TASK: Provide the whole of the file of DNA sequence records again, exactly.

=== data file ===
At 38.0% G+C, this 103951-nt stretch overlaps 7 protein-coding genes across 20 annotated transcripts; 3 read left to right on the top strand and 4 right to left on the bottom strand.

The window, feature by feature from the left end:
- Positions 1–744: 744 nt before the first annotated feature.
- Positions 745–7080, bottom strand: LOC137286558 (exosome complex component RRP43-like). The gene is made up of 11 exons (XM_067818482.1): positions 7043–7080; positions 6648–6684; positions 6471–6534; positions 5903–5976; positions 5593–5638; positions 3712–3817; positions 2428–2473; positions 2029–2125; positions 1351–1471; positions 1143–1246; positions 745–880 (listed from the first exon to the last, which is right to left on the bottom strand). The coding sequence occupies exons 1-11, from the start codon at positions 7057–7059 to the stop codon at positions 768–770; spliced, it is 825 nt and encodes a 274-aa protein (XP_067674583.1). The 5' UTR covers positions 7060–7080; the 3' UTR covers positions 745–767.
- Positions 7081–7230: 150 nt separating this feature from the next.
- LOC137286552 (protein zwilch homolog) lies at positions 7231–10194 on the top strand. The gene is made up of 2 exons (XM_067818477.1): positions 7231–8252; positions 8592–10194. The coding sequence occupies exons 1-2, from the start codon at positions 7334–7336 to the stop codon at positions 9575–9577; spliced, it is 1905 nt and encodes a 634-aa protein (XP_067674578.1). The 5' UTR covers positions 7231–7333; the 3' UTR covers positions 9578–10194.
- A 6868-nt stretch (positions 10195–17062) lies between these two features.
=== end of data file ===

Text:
At 38.0% G+C, this 103951-nt stretch overlaps 7 protein-coding genes across 20 annotated transcripts; 3 read left to right on the top strand and 4 right to left on the bottom strand.

The window, feature by feature from the left end:
- Positions 1–744: 744 nt before the first annotated feature.
- Positions 745–7080, bottom strand: LOC137286558 (exosome complex component RRP43-like). The gene is made up of 11 exons (XM_067818482.1): positions 7043–7080; positions 6648–6684; positions 6471–6534; positions 5903–5976; positions 5593–5638; positions 3712–3817; positions 2428–2473; positions 2029–2125; positions 1351–1471; positions 1143–1246; positions 745–880 (listed from the first exon to the last, which is right to left on the bottom strand). The coding sequence occupies exons 1-11, from the start codon at positions 7057–7059 to the stop codon at positions 768–770; spliced, it is 825 nt and encodes a 274-aa protein (XP_067674583.1). The 5' UTR covers positions 7060–7080; the 3' UTR covers positions 745–767.
- Positions 7081–7230: 150 nt separating this feature from the next.
- LOC137286552 (protein zwilch homolog) lies at positions 7231–10194 on the top strand. The gene is made up of 2 exons (XM_067818477.1): positions 7231–8252; positions 8592–10194. The coding sequence occupies exons 1-2, from the start codon at positions 7334–7336 to the stop codon at positions 9575–9577; spliced, it is 1905 nt and encodes a 634-aa protein (XP_067674578.1). The 5' UTR covers positions 7231–7333; the 3' UTR covers positions 9578–10194.
- A 6868-nt stretch (positions 10195–17062) lies between these two features.